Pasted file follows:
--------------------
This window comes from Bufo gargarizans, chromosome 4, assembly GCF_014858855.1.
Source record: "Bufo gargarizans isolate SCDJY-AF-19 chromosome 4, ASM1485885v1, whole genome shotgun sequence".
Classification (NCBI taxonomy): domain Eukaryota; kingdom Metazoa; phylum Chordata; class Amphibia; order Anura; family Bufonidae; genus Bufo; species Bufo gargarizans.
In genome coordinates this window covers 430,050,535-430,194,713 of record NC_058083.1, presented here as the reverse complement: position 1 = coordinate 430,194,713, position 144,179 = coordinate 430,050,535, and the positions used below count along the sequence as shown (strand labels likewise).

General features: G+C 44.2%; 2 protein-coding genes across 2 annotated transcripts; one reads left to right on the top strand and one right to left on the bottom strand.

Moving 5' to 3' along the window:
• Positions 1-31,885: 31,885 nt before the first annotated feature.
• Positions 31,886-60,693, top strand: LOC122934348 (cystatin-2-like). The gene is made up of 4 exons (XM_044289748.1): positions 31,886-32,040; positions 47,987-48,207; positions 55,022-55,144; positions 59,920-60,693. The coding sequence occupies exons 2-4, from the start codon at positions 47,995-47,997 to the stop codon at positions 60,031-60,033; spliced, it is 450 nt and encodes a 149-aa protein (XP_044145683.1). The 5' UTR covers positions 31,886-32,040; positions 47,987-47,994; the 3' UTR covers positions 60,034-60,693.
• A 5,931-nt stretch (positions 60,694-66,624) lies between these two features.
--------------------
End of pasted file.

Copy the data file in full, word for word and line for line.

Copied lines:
This window comes from Bufo gargarizans, chromosome 4, assembly GCF_014858855.1.
Source record: "Bufo gargarizans isolate SCDJY-AF-19 chromosome 4, ASM1485885v1, whole genome shotgun sequence".
Classification (NCBI taxonomy): domain Eukaryota; kingdom Metazoa; phylum Chordata; class Amphibia; order Anura; family Bufonidae; genus Bufo; species Bufo gargarizans.
In genome coordinates this window covers 430,050,535-430,194,713 of record NC_058083.1, presented here as the reverse complement: position 1 = coordinate 430,194,713, position 144,179 = coordinate 430,050,535, and the positions used below count along the sequence as shown (strand labels likewise).

General features: G+C 44.2%; 2 protein-coding genes across 2 annotated transcripts; one reads left to right on the top strand and one right to left on the bottom strand.

Moving 5' to 3' along the window:
• Positions 1-31,885: 31,885 nt before the first annotated feature.
• Positions 31,886-60,693, top strand: LOC122934348 (cystatin-2-like). The gene is made up of 4 exons (XM_044289748.1): positions 31,886-32,040; positions 47,987-48,207; positions 55,022-55,144; positions 59,920-60,693. The coding sequence occupies exons 2-4, from the start codon at positions 47,995-47,997 to the stop codon at positions 60,031-60,033; spliced, it is 450 nt and encodes a 149-aa protein (XP_044145683.1). The 5' UTR covers positions 31,886-32,040; positions 47,987-47,994; the 3' UTR covers positions 60,034-60,693.
• A 5,931-nt stretch (positions 60,694-66,624) lies between these two features.